Case Study: Women’s Prison

Initial Feedback: 

I was delighted by the feeling of welcome, when I entered our gathering space.  The room was already set up in a circle of chairs with participants smiling from their seats, offering warm hellos.  We jumped right into the workshop, which was a variation of the standard Healing Waters House Party.  The workshop was adjusted to accommodate the large groups of attendants, as a typical House Party has a maximum attendance of 15.  We took time in the beginning to breathe together and to bring our good energy and intention into the circle.

In preparing our group to perform, we played a few important theater based warm up activities.   We  listened to easy Cuban sound of Omara Portuondo as we “Covered the Space.”  We let the music guide our bodies around the room, then after freezing in place we imagined a scene in our heads that the movement inspired. Next we moved “Across the Circle”, powerfully saying our names as we locked eyes with a person across the circle, then moved to take that person’s space.  The activities connected easily to our conversation on maintaining a safe space for creative play, highlighting what would be and would not be welcome in our space.

Soon it was time for reading.  The four main characters of  “Why Won’t She Leave?”were divided into three parts, giving us a total of 12 readers for the performance.  All the other workshop  participants were responsible for reciting the part of  The Chorus.  It was powerful to hear a room full of women reciting the lines…

“She is so pretty and so smart.  She can have any man she wants.  Why Won’t She Leave?”

The reading was awesome.  The actor/participants quickly found the rhythm of the piece and fell effortlessly  into character, ones they’d only been introduced to moments before.  We used a combination of large group processing and mini-sessions, so that  participants could discuss the feelings that came up however they were most comfortable.    We closed with a panel of experts from the group, modelling for the rest of us how we might provide social support for a woman in our life having a story similar to that of  the main character.  Participant feedback from the workshop is listed below.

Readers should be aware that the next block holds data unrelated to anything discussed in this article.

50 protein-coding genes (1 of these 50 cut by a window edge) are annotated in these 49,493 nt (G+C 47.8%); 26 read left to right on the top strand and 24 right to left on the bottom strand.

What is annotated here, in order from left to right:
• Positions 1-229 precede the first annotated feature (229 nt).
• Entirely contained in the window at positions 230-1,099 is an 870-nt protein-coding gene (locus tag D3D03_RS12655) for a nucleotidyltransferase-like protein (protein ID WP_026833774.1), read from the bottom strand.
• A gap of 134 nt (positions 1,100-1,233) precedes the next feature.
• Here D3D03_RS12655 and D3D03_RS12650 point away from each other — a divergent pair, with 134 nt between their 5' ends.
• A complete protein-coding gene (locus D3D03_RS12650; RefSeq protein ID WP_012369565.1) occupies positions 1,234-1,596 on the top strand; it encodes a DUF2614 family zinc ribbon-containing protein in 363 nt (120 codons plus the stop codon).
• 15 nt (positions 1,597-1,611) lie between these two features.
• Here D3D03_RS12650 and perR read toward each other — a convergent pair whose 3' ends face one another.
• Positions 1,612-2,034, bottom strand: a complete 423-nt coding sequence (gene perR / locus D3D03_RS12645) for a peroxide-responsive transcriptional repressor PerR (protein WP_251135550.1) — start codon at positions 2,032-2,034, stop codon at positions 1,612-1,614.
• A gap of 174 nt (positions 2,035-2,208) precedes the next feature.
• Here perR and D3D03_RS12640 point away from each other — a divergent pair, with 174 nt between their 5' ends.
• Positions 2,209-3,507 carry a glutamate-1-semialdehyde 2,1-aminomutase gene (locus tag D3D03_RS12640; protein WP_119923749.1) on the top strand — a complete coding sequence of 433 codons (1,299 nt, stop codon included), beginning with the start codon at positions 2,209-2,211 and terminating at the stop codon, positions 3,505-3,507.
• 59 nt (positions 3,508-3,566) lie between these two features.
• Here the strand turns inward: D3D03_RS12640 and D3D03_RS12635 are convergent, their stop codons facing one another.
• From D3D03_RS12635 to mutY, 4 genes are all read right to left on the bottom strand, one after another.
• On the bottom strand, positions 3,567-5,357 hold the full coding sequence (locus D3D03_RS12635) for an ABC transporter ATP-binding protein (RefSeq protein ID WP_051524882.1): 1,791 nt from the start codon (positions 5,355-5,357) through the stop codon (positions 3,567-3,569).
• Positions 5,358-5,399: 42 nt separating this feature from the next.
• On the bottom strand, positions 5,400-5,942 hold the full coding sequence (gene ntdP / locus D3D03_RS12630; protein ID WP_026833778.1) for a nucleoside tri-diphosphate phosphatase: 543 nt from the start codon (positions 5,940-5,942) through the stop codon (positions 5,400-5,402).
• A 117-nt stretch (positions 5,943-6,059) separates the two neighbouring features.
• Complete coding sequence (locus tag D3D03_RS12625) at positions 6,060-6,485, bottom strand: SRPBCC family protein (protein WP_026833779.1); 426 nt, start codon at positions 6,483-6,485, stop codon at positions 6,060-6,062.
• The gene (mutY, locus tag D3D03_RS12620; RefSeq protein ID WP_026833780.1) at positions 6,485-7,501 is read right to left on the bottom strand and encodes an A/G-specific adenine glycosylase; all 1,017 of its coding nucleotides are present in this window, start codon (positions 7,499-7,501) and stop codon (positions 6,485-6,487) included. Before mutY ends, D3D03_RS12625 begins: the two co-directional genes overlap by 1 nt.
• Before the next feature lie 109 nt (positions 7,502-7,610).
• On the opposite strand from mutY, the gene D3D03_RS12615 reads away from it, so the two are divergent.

Number in Attendance: 60 incarcerated women, participating in a trauma and addiction recovery

Local and National Resources Provided:  Resources provided by staff during the groups regular sessions.

A Sample of Participant Feedback:

 How did the performance make you feel?

“It made me feel like I wasn’t the only woman that had ever experienced a relationship like that.”

“It brought back a lot of memories. It also brought back a lot of feelings.  It made me realize any type of abuse is not acceptable.”

“that a lot of people go thru what I’ve been thru”

“It reminded me that I have gone through this exact same thing/I was going thru this w/ my ex-boyfriend.  My mom went thru this exact same thing so okay I went to do what my mom went thru w/ my Dad.”

“This made me feel angry.  I see some similarities in my own life and relationships.”

“sad because domestic violence is such a common occurrence.”

“Like I was living my own life over again.  My Boyfriend treated me like the man that was in this story.  But it was only when we were getting high.  When we weren’t getting high he was a good man.


What insight has this performance of “Why Won’t She Leave?” given you about Domestic Violence?

“I need to be more aware of signs of abuse.  Not all abusers are poor, alcoholics or addicts.”

“That it can be physical, emotional, sexual, mental, verbal, all of these are domestic violence.”

“That it can happen to anybody.”

“That we let someone continually abuse us because we feel worthless – less than.”

“Many times parents w/abusive relationships have kids that will grow up to be in abusive relationships.”

“That mental abuse is more long term affecting than physical.”

“No matter what kind of abuse it is. Verbal, mental, sexual, or physical you should just leave.  It never gets better it only gets worse.”

In your opinion, why won’t she leave?

“She is too used to him, she’s comfortable like addiction.”

“Her father talked to his mother like that, so she thought it was normal.  She thinks this is a good, natural, healthy relationship.”

“because of the security he was giving her.  and he talk the talk and didn’t walk the walk.”

“I was scared of being alone.  Afraid that she might not ever have true love.  But pain and hurt isn’t love.”

“Because it becomes “normal” and leaving brings out the fear of the unknown”


In your opinion, what kind of support should be provided by friends, family, community, employers, church etc. that would make it easier and safer to leave?

“They shouldn’t give up on trying to help.  Tell her she deserves better.  She deserves to be loved,taken care of, and be there for her.”

“I stayed at a battered woman’s shelter for 3 months with my kids after we left.  It was hard but very rewarding and it made us excited about our new life.  Never went back.”

“They should show her that she does have an out.  She doesn’t have to stay, and that they love her and want better things for her.”

“Having people you can talk to about problems we may be having and having a safe place we can go where they may not know or expect us to go.”

“They should let them know that they love them.  These people need to be lifted up.  They need to know that they can do better.  They need to be made to feel good about themselves.”

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